Let’s talk about Inception.
Or really, let’s talk about how we all think Inception is a little crazy. Start with the proposition that a dream can be a stage for you to execute a full-scale operation developed in your waking hours that requires quick, coherent thinking and reasoning. Any of that take place the last time you dreamed of yourself pants-less in an embarrassingly public situation? Didn’t think so.
Then, tussle with the idea—the Big One from the movie—that you can pass back and forth between multiple, distinct levels of dreams within dreams. We’ve probably all had dreams that progress in phases, but rarely (if ever) do we teleport from one richly detailed environment to another wholly different but equally vivid one. Forget teleporting back again. It’s all just too clean.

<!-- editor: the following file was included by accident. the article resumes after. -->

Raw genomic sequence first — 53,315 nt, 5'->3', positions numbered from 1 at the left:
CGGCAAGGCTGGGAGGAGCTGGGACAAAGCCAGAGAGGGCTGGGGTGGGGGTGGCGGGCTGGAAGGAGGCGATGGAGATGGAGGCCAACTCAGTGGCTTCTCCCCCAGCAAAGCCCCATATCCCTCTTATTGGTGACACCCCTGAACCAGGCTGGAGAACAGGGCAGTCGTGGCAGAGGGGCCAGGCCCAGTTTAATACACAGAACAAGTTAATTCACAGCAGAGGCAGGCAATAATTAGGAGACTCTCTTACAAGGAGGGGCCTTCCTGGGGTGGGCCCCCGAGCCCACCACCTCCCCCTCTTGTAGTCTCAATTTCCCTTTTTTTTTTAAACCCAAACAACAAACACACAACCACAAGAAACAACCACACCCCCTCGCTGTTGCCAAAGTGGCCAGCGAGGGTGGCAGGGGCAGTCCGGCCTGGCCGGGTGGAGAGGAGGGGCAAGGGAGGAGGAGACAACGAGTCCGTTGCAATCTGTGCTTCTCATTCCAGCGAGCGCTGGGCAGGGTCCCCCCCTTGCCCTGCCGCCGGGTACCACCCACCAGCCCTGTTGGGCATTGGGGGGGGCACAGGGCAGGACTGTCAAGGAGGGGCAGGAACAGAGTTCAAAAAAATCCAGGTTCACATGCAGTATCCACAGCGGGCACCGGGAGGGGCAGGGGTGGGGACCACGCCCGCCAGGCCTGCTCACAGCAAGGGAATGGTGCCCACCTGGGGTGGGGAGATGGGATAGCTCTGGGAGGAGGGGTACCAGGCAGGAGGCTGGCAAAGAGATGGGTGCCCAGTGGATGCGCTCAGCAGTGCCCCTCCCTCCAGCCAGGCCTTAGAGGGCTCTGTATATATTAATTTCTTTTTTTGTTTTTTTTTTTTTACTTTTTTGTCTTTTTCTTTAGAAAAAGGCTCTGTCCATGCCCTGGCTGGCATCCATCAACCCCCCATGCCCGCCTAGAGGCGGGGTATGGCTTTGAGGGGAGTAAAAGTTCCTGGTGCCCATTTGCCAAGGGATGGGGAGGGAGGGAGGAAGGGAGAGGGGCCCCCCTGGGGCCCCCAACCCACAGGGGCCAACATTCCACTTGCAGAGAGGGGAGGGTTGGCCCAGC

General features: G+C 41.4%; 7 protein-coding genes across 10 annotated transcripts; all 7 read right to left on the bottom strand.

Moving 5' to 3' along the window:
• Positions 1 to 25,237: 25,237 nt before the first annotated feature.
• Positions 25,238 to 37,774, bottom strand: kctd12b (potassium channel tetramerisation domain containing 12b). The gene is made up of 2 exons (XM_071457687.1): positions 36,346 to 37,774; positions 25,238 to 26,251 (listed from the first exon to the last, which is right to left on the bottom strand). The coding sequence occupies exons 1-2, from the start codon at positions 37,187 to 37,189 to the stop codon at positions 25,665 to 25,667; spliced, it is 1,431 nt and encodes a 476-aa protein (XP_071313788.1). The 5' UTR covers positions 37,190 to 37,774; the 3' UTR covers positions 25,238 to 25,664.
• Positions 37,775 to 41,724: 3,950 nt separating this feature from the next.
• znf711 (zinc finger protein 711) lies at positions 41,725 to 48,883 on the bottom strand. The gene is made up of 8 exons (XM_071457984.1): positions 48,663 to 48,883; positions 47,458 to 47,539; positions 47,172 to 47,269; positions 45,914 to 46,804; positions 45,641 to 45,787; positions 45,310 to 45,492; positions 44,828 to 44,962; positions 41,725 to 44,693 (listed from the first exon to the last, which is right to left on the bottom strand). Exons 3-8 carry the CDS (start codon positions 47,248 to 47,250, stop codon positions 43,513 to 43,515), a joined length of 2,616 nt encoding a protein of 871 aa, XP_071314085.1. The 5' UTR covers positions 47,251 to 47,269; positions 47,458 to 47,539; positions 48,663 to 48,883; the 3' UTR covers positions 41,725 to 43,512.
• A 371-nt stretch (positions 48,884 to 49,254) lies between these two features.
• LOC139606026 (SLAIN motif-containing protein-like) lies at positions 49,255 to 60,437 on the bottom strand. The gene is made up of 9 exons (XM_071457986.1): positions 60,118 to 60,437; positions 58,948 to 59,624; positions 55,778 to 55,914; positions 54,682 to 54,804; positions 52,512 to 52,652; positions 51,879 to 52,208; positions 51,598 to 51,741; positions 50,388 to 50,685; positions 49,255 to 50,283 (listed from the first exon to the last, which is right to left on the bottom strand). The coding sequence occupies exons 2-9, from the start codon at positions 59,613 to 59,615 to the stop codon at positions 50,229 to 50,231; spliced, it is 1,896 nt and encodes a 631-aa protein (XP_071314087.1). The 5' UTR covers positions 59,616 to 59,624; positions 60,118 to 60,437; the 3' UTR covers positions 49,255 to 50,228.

But the trouble with these plot points isn’t so much that they don’t seem likely (let’s not start picking away at the probability of a sci-fi stories holding up to reality)—it’s that where the sensation of dreaming is concerned, they just seem to miss the point. The power of dreams comes from their seamless perversion of everyday waking logic—“seamless” because they have their own misty logic that is usually inaccessible to us, “perverse” because they present us with figures and events in often startlingly bizarre arrangements. Inception only ever offers that in half-doses, far more interested as it is in building narrative momentum in what is basically a dramatic, sci-fi-touched iteration in the Ocean’s 11 franchise.